Asakusa, main ambassador of traditional Japan in Tokyo. Unfortunately, due to the large crowds and overly touristic atmosphere, I admit that I never was a big fan of this place. When I first arrived in Tokyo, I got dragged several times to this Tokyo neighbourhood. While the temples and shrines were nice, it did not have the charm of Kyoto, which is equally crowded with tourists. Rather, I found the touristic elements too pushy for my taste. So why bother visiting this place?
It was only when I became a long term resident of Tokyo, that I started to understand the significance of this area and that I started to explore more of the side streets and adjacent neighbourhoods. Asakusa flourished in particular from the mid-18th century until the start of the early 20th century as a center of common people’s culture. It was the main entertainment district with theatres and cinemas. Asakusa was the place where you could find kabuki theaters and also a large red light district. Of course, Asakusa goes way back, Senso-ji is Tokyo’s oldest temple founded in the 7th century. But the current buildings are not that old, as they were all rebuilt after the second World War. Asakusa lost its place as prime entertainment district in Tokyo after the war, when other areas such as Shinjuku rose to prominence.
From sunset until around 11 pm, light up of Senso-ji temple.
Even though a lot of the entertainment moved away, Asakusa stayed a popular site, with large crowds of tourists flocking to the rebuilt temple and adjacent shops. This kind of makes it difficult to stroll around freely. A solution to this is by going early in the morning, or rather, I would recommend anyone to visit at night, as the area has beautiful atmospheric lights and most importantly, a lot of the shutters of the shops have well-coordinated paintings. There is the downside that you cannot visit the shops and buy many of the goodies. If buying the souvenirs and the local street food, I would recommend to visit in the morning on a weekday. However, it cannot beat the relaxed and quiet atmosphere you will get after dark.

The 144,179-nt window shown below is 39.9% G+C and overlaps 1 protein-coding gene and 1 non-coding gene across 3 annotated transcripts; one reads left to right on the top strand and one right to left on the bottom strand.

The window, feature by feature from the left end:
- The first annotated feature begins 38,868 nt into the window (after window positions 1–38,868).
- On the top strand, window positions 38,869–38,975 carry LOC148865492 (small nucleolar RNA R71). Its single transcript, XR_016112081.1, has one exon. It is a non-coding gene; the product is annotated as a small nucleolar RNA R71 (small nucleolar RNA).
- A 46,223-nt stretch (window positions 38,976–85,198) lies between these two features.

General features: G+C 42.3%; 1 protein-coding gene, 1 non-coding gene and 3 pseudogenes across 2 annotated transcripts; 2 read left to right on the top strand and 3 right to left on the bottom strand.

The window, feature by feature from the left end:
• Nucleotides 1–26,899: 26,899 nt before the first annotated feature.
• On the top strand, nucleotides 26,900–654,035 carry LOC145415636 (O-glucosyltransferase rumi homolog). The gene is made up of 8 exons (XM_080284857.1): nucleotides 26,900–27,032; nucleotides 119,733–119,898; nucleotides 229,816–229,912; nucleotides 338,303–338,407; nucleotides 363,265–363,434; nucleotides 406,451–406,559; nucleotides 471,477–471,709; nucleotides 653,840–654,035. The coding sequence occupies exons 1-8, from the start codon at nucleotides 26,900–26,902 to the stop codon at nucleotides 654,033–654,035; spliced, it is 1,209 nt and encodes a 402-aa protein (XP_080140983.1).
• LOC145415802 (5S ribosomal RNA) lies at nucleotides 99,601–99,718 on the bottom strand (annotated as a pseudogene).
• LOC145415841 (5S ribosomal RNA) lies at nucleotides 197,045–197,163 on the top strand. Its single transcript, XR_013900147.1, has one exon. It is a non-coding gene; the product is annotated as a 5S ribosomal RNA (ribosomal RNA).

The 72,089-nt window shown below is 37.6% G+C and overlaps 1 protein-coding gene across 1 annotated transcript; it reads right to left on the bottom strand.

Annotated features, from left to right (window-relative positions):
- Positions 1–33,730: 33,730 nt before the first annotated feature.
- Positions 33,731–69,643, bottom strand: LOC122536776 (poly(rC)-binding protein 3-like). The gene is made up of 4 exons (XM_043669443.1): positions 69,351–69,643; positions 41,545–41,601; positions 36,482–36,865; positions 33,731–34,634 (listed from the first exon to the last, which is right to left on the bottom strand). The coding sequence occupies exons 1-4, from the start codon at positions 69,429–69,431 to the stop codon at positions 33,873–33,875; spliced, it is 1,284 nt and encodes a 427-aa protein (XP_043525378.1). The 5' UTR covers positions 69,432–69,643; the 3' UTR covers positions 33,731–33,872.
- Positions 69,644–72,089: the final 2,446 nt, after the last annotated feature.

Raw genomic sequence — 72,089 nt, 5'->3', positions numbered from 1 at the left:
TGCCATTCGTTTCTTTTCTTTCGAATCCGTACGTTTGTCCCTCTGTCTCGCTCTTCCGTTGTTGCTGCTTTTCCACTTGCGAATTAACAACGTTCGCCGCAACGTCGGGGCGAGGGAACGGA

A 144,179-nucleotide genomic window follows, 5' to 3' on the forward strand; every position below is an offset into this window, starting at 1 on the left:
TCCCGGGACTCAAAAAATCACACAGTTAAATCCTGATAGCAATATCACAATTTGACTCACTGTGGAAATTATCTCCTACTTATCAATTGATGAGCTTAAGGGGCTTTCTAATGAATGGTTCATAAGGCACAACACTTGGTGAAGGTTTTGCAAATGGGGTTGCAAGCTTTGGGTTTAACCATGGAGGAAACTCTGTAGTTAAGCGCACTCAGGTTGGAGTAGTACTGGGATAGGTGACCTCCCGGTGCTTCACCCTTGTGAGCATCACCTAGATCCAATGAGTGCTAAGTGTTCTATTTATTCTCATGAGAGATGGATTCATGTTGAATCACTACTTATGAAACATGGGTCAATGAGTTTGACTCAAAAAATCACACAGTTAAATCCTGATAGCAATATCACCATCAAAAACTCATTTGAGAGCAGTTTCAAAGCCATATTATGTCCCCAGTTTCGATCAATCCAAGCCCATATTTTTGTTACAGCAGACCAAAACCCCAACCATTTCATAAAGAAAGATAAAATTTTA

Beautiful art on the shutters in Asakusa.
Denboin-dori is one of the most cozy and beautiful shopping streets in Asakusa, which is particularly appealing in the dark. The street is named after the Denboin temple that is on this road, a small temple famous for its garden (unfortunately not open to the public). This road has beautiful artwork on the shutters of the stores.
More shutter art, on Denboin-dori.
West of the Senso-ji temple grounds is a small street full of eating a drinking places, called Koenchi, where you can sit outside and enjoy a beer or some yakitori at an izakaya (Japanese style pub). Izakayas are all over the place in Tokyo, but being able to sit outside is rather uncommon. There is not one of these that is famous, so pick whichever you like (and where there is a free spot).
Koenchi, street west of the senso-ji grounds with many izakayas, with terrace!
Izakayas in Koenchi
Start your trip to Asakusa after 7pm when Nakamise-dori closes down. Walk from Kaminarimon, through Nakamise-dori (the street running north to south from Kaminarimon up to the temple grounds) all the way up to Senso-ji. Then walk back to Denboin-dori (the street running east to west at the south of the temple grounds) and then continue to Koenchi (the street running north to south on the west of the temple grounds). Take as many side streets as you please.path made clear in black marking